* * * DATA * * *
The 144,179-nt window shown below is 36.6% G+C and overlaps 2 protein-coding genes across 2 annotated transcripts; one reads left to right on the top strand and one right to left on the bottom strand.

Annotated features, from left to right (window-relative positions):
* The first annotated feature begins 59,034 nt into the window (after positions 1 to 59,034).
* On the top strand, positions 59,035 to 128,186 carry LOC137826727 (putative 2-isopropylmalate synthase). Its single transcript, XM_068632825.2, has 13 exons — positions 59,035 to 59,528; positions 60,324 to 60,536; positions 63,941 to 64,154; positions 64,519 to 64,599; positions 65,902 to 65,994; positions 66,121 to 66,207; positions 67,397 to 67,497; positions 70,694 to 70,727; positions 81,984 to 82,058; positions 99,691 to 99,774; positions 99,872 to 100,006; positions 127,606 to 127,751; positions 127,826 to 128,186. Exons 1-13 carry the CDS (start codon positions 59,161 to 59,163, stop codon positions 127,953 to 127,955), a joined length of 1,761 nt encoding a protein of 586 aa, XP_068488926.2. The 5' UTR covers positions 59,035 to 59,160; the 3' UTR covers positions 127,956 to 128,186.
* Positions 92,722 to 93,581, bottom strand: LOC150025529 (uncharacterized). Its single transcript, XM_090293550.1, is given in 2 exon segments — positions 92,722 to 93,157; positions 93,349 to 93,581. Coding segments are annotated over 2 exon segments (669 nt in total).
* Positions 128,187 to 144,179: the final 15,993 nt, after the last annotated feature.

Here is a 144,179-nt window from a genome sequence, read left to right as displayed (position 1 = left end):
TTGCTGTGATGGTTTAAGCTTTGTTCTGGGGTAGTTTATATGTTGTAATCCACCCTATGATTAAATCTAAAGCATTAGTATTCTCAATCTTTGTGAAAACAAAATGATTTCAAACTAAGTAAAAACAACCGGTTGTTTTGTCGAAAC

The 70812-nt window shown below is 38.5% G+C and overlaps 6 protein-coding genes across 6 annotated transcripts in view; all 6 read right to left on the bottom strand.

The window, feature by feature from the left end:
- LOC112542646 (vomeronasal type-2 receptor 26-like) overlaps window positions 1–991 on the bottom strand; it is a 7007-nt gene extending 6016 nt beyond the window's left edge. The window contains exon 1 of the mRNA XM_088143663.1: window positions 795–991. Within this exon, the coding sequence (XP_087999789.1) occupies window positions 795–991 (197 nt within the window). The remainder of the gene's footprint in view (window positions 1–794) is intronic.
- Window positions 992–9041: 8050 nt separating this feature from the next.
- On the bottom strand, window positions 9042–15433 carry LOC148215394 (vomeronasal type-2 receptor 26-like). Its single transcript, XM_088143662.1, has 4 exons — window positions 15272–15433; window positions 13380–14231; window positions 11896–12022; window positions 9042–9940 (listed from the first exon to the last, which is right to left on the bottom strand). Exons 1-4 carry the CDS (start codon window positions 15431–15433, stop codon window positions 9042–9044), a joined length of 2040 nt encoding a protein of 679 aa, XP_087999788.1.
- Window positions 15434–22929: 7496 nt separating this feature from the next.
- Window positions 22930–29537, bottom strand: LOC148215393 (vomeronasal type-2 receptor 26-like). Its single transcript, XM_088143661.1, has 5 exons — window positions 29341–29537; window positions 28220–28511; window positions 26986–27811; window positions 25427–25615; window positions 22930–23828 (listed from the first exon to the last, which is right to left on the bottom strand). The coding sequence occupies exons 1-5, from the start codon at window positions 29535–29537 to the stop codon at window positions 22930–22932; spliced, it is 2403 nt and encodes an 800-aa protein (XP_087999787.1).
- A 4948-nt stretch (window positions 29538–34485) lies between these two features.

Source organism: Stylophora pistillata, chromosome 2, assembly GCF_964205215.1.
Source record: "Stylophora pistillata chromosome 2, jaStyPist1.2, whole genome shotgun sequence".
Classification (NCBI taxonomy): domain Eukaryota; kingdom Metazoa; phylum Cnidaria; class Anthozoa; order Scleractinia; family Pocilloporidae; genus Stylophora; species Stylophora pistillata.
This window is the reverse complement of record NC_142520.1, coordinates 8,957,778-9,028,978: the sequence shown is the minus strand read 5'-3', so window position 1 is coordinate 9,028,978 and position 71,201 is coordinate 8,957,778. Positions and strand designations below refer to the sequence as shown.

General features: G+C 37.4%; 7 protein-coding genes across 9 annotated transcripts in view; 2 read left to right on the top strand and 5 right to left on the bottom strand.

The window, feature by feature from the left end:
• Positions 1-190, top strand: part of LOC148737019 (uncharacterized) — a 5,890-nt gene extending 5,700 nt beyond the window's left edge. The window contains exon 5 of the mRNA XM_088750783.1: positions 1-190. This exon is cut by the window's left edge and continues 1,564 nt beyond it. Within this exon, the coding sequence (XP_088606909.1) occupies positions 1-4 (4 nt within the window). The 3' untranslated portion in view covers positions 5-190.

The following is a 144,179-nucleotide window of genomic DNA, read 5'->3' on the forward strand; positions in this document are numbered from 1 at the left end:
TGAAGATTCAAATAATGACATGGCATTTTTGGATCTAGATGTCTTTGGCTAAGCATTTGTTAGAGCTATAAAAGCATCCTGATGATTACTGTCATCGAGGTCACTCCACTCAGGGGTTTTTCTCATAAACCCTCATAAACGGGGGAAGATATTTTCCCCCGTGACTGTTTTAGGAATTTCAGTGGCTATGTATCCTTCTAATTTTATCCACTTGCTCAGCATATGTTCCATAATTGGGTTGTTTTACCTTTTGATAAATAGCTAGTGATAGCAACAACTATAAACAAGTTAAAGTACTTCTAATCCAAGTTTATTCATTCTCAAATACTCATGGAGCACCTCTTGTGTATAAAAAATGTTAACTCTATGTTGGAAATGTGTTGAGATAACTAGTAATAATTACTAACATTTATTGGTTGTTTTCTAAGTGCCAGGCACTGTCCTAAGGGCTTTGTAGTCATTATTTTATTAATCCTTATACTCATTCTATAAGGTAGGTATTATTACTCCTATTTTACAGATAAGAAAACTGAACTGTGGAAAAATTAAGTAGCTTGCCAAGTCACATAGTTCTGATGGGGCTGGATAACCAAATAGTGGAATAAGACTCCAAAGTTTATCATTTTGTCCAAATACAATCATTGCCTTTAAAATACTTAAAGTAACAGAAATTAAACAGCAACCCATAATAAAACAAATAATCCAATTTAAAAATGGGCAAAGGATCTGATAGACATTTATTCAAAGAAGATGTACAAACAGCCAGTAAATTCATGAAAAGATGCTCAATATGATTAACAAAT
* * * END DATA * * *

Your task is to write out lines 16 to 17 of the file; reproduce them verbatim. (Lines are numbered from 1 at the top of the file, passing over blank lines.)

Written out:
- A 4948-nt stretch (window positions 29538–34485) lies between these two features.

Source organism: Stylophora pistillata, chromosome 2, assembly GCF_964205215.1.